When Don Beattie walked into his garage and found his dog Ben lying in a pool of blood, he thought the dog had been attacked by a cougar or a bear.
But after taking Ben to the vet, he learned the culprit was a human: Ben had been shot twice, with one of the bullets shattering on his hip bone and another passing through his lung and embedding in his chest.
Beattie, who lives on an acreage near Mabel Lake east of Enderby, was out mowing the lawn with his three-year-old dog outside with him. While he was mowing, he heard a quad drive by, which is common in his neck of the woods.
“I didn’t think twice about it. I started cutting the lawn and Ben was laying down beside my truck,” he said.
About 15 minutes later, Beattie found his dog lying slumped against the first step in his garage in his own blood.
“He was covered in blood so I couldn’t tell where it was coming from,” said Beattie, who quickly got Ben into the car and drove until he had cell service in Ashton Creek, at which point he started calling places that could take Ben in. The closest vet clinics were closed so he had to take Ben to Kelowna.
“They took x-rays and the vet came back with the x-rays and she said ‘your dog was shot, he’s got two bullets in him.’”
Beattie says the veterinarians aren’t able to remove the bullets from Ben at this time as it would be too risky a procedure.
Now a week after he was shot, Ben seems to be doing better and is “in good spirits,” but Tuesday night he was coughing up “a lot of blood.”
Beattie says he’s not sure who shot Ben, but he’s convinced it was the person on the quad. He says neighbours also heard the quad, and one of them also heard the gun shots.
Beattie says he knows his neighbours well, having lived on the property for 25 years, and none of them would ever think of shooting his dog. He suspects it may have been a hunter, as he has allowed hunting on his property.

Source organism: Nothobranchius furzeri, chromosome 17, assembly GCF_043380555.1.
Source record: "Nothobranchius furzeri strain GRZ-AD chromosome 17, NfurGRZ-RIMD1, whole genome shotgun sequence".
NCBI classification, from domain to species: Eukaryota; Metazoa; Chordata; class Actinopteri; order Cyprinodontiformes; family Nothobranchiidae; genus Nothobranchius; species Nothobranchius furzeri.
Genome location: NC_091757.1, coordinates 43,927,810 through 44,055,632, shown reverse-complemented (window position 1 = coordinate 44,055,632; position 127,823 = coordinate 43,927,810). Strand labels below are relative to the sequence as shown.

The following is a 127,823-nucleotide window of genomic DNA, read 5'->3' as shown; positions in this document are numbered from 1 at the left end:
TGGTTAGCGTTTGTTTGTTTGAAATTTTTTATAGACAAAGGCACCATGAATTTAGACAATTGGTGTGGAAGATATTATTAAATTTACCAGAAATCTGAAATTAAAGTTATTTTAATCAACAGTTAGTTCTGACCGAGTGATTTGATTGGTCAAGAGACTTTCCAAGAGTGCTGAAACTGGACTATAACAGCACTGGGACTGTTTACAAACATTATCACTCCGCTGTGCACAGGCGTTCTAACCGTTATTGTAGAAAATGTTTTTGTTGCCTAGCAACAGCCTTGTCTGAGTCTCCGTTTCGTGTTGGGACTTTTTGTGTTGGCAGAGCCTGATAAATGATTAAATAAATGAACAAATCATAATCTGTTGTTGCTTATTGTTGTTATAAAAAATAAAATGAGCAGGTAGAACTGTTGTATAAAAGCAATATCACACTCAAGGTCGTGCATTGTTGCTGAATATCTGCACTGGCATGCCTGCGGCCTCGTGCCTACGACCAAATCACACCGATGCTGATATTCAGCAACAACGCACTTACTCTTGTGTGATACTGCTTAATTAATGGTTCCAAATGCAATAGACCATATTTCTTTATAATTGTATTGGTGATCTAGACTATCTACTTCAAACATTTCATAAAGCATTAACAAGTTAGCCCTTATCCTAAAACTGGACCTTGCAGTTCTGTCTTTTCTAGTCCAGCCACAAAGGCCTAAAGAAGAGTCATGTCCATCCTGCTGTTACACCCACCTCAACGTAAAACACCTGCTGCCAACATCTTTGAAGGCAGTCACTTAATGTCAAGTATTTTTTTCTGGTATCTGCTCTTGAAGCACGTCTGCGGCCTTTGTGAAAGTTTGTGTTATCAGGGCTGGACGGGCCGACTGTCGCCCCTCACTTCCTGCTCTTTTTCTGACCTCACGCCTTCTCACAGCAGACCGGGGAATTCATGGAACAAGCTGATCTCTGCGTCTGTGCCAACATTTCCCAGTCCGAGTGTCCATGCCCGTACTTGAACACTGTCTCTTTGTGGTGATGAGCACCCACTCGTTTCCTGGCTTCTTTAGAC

That won’t be the case going forward, as Beattie says he’s putting up ‘no hunting’ signs on his property — a decision he regrets to have to make, because “people need to feed their families and I understand the whole hunting thing.”
“Now every time I see a hunter up here, somebody with a gun, I’ll be wondering did they shoot my dog or are they going to shoot my dog? I just can’t allow that to happen now,” he said.
He also regrets having to keep Ben in a fenced off area from now on.
While some have suggested Beattie’s dog might have been chasing cattle, Beattie says that’s not likely. Ben is an Australian shepherd-border collie cross, and Beattie says he’s not at all aggressive. He talked to the only nearby dairy farmer and they said they’ve never had problems with his dog.
So far Beattie has paid between $5,000 and $10,000 in vet bills. A GoFundMe campaign has been launched to help cover these costs, and any future costs, with a goal of $12,000. So far it has raised more than $3,000 in five days.
However, Beattie says he does not want to receive more money through the GoFundMe than what he has to pay in vet bills, so he’ll be donating any excess funds to an animal hospital to be used for any injured or abused dogs at the hands of humans.
Beattie has contacted both the RCMP and the SPCA. The RCMP investigated but came up with nothing, while the SPCA is conducting its own investigation.
It’s been a week of sleepless nights for Beattie, who gets up every time Ben “starts gurgling and coughing.”
All in all, it’s been a sad week for Beattie and his family, but he’s been able to look on the bright side and see all the kindness and support that’s been directed his way.
“Our tears of sadness from when this happened slowly are turning to tears of joy from everybody’s contributions and everybody’s caring,” he said.